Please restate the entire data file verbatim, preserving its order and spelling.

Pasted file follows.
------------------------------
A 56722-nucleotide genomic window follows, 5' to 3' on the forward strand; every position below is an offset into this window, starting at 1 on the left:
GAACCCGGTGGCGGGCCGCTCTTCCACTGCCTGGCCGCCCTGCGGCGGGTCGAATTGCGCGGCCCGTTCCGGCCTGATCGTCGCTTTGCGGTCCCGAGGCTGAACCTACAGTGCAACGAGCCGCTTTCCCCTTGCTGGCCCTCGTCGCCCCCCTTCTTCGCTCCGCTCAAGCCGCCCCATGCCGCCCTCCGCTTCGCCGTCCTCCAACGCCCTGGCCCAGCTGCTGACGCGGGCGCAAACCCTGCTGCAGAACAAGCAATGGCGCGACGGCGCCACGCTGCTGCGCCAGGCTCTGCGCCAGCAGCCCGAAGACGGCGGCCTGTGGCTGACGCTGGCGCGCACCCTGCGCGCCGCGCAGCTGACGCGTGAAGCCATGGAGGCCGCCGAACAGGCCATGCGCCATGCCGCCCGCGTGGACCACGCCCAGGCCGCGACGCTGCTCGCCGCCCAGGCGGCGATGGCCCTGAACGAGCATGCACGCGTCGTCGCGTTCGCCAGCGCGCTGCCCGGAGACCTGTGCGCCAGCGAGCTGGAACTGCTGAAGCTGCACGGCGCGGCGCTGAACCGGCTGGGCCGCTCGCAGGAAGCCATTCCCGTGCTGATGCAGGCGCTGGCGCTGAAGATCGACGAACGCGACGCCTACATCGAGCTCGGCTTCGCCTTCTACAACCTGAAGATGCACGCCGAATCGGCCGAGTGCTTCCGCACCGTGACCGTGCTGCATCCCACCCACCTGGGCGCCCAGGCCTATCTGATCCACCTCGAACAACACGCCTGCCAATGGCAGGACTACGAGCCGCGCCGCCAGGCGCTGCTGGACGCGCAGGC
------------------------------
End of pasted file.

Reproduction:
A 56722-nucleotide genomic window follows, 5' to 3' on the forward strand; every position below is an offset into this window, starting at 1 on the left:
GAACCCGGTGGCGGGCCGCTCTTCCACTGCCTGGCCGCCCTGCGGCGGGTCGAATTGCGCGGCCCGTTCCGGCCTGATCGTCGCTTTGCGGTCCCGAGGCTGAACCTACAGTGCAACGAGCCGCTTTCCCCTTGCTGGCCCTCGTCGCCCCCCTTCTTCGCTCCGCTCAAGCCGCCCCATGCCGCCCTCCGCTTCGCCGTCCTCCAACGCCCTGGCCCAGCTGCTGACGCGGGCGCAAACCCTGCTGCAGAACAAGCAATGGCGCGACGGCGCCACGCTGCTGCGCCAGGCTCTGCGCCAGCAGCCCGAAGACGGCGGCCTGTGGCTGACGCTGGCGCGCACCCTGCGCGCCGCGCAGCTGACGCGTGAAGCCATGGAGGCCGCCGAACAGGCCATGCGCCATGCCGCCCGCGTGGACCACGCCCAGGCCGCGACGCTGCTCGCCGCCCAGGCGGCGATGGCCCTGAACGAGCATGCACGCGTCGTCGCGTTCGCCAGCGCGCTGCCCGGAGACCTGTGCGCCAGCGAGCTGGAACTGCTGAAGCTGCACGGCGCGGCGCTGAACCGGCTGGGCCGCTCGCAGGAAGCCATTCCCGTGCTGATGCAGGCGCTGGCGCTGAAGATCGACGAACGCGACGCCTACATCGAGCTCGGCTTCGCCTTCTACAACCTGAAGATGCACGCCGAATCGGCCGAGTGCTTCCGCACCGTGACCGTGCTGCATCCCACCCACCTGGGCGCCCAGGCCTATCTGATCCACCTCGAACAACACGCCTGCCAATGGCAGGACTACGAGCCGCGCCGCCAGGCGCTGCTGGACGCGCAGGC